Day 20: Jackson Hole

Jackson Hole is the same size as Cody, but is a completely different type of town. Jackson is popular both summer, because of the parks, and winter, because there are many places to ski in the mountains. This has made the town very popular with wealthy Americans who have bought vacation homes here. So the town is full of art galleries and expensive boutiques.

Thursday morning we went up to look at the skiing area behind the town. We took the Airtram, a large cable car that transports up to 100 people from Teton Village to the top of Rendezvous Mountain (10450 feet), from which there was a fabulous view of the Tetons and Jackson Hole below in the valley. There was also a delicious smell of waffles, so when we had admired the view for a while in the cool wind (it was only 64 degrees Fahrenheit up on the top of the mountain compared to 82 degrees in the valley below) we went into the little cottage, which had probably been built for skiers originally (all the outside walls were decorated with old skis anyway) and had coffee and waffles.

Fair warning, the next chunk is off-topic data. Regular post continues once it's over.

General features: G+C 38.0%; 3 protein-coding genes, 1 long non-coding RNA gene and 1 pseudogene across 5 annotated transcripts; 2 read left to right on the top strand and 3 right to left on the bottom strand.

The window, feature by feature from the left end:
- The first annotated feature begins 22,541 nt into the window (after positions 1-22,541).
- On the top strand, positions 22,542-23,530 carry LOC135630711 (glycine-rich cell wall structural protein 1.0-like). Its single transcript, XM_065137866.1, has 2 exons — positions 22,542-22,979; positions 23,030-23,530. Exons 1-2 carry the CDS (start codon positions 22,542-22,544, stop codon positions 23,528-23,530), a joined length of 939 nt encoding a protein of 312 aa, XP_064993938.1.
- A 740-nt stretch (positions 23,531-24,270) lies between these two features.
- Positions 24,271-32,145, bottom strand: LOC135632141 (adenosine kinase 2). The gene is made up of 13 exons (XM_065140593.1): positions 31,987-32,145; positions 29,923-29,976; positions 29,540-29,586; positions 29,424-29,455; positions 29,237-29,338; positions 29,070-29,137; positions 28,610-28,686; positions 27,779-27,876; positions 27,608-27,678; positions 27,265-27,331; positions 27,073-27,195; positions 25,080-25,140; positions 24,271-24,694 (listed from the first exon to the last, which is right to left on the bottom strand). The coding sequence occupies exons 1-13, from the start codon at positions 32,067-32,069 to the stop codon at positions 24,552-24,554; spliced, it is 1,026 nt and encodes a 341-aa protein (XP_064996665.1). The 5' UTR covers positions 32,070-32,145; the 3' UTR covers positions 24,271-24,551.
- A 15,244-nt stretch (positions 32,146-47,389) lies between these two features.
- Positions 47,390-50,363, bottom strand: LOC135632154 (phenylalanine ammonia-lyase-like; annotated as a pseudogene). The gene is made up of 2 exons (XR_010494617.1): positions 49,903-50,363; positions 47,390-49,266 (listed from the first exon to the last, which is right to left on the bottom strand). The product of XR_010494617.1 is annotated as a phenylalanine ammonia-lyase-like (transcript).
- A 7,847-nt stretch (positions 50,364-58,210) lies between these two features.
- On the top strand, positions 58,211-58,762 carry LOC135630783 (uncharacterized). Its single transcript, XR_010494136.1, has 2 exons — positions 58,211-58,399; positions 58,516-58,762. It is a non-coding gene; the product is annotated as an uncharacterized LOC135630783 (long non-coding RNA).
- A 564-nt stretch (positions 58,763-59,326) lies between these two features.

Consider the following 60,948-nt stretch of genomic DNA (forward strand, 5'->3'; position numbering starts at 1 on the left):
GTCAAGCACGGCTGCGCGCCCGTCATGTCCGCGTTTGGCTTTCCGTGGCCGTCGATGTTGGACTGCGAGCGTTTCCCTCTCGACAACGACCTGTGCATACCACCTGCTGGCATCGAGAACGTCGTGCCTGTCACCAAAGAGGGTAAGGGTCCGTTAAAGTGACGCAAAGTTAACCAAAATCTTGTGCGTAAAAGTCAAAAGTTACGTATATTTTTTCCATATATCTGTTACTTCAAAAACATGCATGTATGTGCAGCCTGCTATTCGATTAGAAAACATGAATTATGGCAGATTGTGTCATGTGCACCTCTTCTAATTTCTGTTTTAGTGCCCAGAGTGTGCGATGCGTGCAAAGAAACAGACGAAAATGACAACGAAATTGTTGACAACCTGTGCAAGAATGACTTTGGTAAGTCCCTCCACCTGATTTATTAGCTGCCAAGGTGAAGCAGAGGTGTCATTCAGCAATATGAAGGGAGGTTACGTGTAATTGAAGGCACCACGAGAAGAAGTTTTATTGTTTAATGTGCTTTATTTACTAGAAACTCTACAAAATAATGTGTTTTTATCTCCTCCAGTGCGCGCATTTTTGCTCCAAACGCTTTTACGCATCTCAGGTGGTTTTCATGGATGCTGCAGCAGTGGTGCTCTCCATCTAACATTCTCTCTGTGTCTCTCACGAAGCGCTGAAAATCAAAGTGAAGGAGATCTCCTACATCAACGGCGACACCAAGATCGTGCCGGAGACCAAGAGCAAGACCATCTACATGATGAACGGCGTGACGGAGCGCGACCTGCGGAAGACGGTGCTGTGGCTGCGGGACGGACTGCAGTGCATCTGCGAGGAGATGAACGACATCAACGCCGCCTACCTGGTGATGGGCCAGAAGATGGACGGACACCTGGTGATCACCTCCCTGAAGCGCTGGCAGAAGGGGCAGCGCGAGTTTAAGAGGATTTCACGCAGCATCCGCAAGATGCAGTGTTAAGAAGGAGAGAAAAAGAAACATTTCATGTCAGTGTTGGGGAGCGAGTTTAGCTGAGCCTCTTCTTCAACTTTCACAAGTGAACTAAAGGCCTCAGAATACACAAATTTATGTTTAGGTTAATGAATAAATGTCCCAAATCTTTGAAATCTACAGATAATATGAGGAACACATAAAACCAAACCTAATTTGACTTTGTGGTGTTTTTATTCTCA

Then we took the Airtram back down again. But our tickets were good for a smaller cabelcar nearby which went up to a different place a little lower on the mountain, so we did a trip on that one as well.
After our second mountain trip we had become hungry ( in spite of the waffles) and the Alpenhof looked very appealing with its German/Austrian menu. So listening to Austrian folk music and the theme from the ultimate Vienna film, “The Third Man” we had jägerschnitzel and bratwurst mit sauerkraut und kartoffelsalat! (And none of it came in a burger bun!).

Then we drove back to Jackson to visit the (very) small town museum, which among other things had an exhibition on the so called “dude ranchers”, people from other places in the USA who came to Jackson and “played” cowboys:

“… I speak of ‘dudes and tourists’. There is a difference. A dude is one who comes in for weeks or months, stays at a dude ranch or something like it, dresses more like a cowhand than a cowhand does, rides horses, and in a kind of simple-minded way tries to fit into the country…
A tourist is just a tourist, absorbed in the intricacies of the Dyna-flow Drive (a 1950s transmission), buying postcards so that when he gets home he can see where he has been.”
– Donald Hough, Cocktail Hour in Jackson Hole.

After the museum we went for a walk on the Main Street to see what present day dudes and dudines buy in this town, and we were not disappointed by the selection: huge chandeliers made out of antlers from elk or moose, a stuffed bear with a price tag of $22,000 or what about this bed:

Unfortunately we didn’t have room in our suitcases for chandeliers, bears or beds, so we went back to the motel for a cool dip in the pool and some dinner instead.

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